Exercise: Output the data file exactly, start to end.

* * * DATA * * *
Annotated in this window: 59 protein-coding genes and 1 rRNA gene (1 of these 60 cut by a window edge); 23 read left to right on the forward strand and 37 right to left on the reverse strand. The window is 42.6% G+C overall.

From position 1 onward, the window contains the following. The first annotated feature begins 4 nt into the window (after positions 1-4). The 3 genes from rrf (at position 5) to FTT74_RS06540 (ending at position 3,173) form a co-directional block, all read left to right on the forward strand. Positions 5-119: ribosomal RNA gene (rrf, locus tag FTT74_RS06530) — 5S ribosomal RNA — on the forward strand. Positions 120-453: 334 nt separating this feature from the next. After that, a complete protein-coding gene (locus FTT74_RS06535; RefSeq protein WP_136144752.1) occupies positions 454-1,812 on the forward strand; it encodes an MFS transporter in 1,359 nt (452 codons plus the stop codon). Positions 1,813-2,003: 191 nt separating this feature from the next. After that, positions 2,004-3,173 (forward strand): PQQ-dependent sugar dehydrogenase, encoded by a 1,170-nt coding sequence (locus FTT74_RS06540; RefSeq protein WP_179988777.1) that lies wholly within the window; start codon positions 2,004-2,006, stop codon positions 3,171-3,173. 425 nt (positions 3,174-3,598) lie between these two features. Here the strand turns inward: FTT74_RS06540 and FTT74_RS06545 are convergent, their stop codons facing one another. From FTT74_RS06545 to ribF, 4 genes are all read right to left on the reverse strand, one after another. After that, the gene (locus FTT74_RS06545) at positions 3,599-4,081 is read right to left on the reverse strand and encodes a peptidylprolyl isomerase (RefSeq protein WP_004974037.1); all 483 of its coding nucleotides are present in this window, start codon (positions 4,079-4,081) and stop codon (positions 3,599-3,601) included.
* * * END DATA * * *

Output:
Annotated in this window: 59 protein-coding genes and 1 rRNA gene (1 of these 60 cut by a window edge); 23 read left to right on the forward strand and 37 right to left on the reverse strand. The window is 42.6% G+C overall.

From position 1 onward, the window contains the following. The first annotated feature begins 4 nt into the window (after positions 1-4). The 3 genes from rrf (at position 5) to FTT74_RS06540 (ending at position 3,173) form a co-directional block, all read left to right on the forward strand. Positions 5-119: ribosomal RNA gene (rrf, locus tag FTT74_RS06530) — 5S ribosomal RNA — on the forward strand. Positions 120-453: 334 nt separating this feature from the next. After that, a complete protein-coding gene (locus FTT74_RS06535; RefSeq protein WP_136144752.1) occupies positions 454-1,812 on the forward strand; it encodes an MFS transporter in 1,359 nt (452 codons plus the stop codon). Positions 1,813-2,003: 191 nt separating this feature from the next. After that, positions 2,004-3,173 (forward strand): PQQ-dependent sugar dehydrogenase, encoded by a 1,170-nt coding sequence (locus FTT74_RS06540; RefSeq protein WP_179988777.1) that lies wholly within the window; start codon positions 2,004-2,006, stop codon positions 3,171-3,173. 425 nt (positions 3,174-3,598) lie between these two features. Here the strand turns inward: FTT74_RS06540 and FTT74_RS06545 are convergent, their stop codons facing one another. From FTT74_RS06545 to ribF, 4 genes are all read right to left on the reverse strand, one after another. After that, the gene (locus FTT74_RS06545) at positions 3,599-4,081 is read right to left on the reverse strand and encodes a peptidylprolyl isomerase (RefSeq protein WP_004974037.1); all 483 of its coding nucleotides are present in this window, start codon (positions 4,079-4,081) and stop codon (positions 3,599-3,601) included.